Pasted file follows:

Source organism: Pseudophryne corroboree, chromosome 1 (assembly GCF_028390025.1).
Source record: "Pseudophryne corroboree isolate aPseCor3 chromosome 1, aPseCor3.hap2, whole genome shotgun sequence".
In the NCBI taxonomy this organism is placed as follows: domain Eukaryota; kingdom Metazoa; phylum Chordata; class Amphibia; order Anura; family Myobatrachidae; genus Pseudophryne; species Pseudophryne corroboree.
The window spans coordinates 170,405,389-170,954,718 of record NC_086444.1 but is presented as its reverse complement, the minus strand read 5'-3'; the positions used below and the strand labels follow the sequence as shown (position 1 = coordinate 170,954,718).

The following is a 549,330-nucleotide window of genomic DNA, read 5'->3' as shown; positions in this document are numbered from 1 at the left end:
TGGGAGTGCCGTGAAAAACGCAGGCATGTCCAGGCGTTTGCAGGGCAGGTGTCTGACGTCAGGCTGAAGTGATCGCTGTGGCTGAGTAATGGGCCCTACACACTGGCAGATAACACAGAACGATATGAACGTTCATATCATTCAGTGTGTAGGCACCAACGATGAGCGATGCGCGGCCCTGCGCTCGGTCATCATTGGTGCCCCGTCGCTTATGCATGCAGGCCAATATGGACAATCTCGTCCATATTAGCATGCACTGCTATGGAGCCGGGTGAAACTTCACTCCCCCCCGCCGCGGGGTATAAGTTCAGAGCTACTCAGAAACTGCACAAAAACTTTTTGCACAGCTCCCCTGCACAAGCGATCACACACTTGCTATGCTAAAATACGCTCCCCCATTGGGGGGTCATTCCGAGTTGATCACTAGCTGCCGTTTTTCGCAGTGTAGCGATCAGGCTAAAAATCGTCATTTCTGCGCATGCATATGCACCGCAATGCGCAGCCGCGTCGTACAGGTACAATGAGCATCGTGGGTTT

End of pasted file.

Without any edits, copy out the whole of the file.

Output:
Source organism: Pseudophryne corroboree, chromosome 1 (assembly GCF_028390025.1).
Source record: "Pseudophryne corroboree isolate aPseCor3 chromosome 1, aPseCor3.hap2, whole genome shotgun sequence".
In the NCBI taxonomy this organism is placed as follows: domain Eukaryota; kingdom Metazoa; phylum Chordata; class Amphibia; order Anura; family Myobatrachidae; genus Pseudophryne; species Pseudophryne corroboree.
The window spans coordinates 170,405,389-170,954,718 of record NC_086444.1 but is presented as its reverse complement, the minus strand read 5'-3'; the positions used below and the strand labels follow the sequence as shown (position 1 = coordinate 170,954,718).

The following is a 549,330-nucleotide window of genomic DNA, read 5'->3' as shown; positions in this document are numbered from 1 at the left end:
TGGGAGTGCCGTGAAAAACGCAGGCATGTCCAGGCGTTTGCAGGGCAGGTGTCTGACGTCAGGCTGAAGTGATCGCTGTGGCTGAGTAATGGGCCCTACACACTGGCAGATAACACAGAACGATATGAACGTTCATATCATTCAGTGTGTAGGCACCAACGATGAGCGATGCGCGGCCCTGCGCTCGGTCATCATTGGTGCCCCGTCGCTTATGCATGCAGGCCAATATGGACAATCTCGTCCATATTAGCATGCACTGCTATGGAGCCGGGTGAAACTTCACTCCCCCCCGCCGCGGGGTATAAGTTCAGAGCTACTCAGAAACTGCACAAAAACTTTTTGCACAGCTCCCCTGCACAAGCGATCACACACTTGCTATGCTAAAATACGCTCCCCCATTGGGGGGTCATTCCGAGTTGATCACTAGCTGCCGTTTTTCGCAGTGTAGCGATCAGGCTAAAAATCGTCATTTCTGCGCATGCATATGCACCGCAATGCGCAGCCGCGTCGTACAGGTACAATGAGCATCGTGGGTTT